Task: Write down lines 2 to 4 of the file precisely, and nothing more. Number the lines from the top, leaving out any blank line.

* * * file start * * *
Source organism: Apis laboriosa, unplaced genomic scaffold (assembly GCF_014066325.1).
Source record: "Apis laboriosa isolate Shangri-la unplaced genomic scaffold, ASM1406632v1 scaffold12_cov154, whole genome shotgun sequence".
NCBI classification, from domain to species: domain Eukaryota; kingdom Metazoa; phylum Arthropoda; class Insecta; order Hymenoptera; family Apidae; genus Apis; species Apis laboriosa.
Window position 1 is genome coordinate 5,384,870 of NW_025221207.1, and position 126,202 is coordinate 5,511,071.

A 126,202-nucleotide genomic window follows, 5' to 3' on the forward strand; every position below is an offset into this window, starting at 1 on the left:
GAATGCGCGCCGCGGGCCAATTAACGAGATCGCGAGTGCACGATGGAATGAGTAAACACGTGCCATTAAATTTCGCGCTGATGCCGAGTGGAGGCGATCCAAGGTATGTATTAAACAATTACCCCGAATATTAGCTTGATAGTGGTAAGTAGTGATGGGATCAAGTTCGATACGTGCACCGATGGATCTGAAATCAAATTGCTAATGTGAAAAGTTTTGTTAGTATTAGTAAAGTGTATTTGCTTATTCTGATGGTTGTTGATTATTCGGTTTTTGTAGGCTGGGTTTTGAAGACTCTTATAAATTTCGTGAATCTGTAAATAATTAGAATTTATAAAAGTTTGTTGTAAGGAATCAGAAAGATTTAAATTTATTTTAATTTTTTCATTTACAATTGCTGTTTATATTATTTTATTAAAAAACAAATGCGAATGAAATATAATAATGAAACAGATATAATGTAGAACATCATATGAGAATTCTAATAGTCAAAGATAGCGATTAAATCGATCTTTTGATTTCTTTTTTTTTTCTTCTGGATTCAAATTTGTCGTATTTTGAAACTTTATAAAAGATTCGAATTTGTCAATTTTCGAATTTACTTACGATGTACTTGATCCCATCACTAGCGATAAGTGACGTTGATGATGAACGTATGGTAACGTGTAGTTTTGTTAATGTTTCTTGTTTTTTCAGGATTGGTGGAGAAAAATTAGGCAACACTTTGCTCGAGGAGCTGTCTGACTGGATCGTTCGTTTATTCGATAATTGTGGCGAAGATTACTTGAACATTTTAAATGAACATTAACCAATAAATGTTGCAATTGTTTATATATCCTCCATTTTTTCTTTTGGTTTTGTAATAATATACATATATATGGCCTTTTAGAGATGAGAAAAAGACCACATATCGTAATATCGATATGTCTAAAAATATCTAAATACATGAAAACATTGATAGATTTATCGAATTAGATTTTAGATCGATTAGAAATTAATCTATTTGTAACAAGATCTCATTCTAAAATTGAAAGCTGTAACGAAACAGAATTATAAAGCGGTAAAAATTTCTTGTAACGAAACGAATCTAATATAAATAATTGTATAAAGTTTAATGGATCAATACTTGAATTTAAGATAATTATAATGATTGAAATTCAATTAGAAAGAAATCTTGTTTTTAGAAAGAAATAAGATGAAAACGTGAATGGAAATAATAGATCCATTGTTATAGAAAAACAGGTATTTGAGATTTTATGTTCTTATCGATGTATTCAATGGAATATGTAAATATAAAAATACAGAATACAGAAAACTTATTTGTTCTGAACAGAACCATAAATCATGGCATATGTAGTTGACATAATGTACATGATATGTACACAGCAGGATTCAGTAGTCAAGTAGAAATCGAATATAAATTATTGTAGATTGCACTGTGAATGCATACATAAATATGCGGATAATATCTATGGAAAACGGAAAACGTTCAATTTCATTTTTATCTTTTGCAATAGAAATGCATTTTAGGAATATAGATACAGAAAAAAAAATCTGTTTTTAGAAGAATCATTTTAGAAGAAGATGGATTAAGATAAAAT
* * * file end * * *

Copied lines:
Source record: "Apis laboriosa isolate Shangri-la unplaced genomic scaffold, ASM1406632v1 scaffold12_cov154, whole genome shotgun sequence".
NCBI classification, from domain to species: domain Eukaryota; kingdom Metazoa; phylum Arthropoda; class Insecta; order Hymenoptera; family Apidae; genus Apis; species Apis laboriosa.
Window position 1 is genome coordinate 5,384,870 of NW_025221207.1, and position 126,202 is coordinate 5,511,071.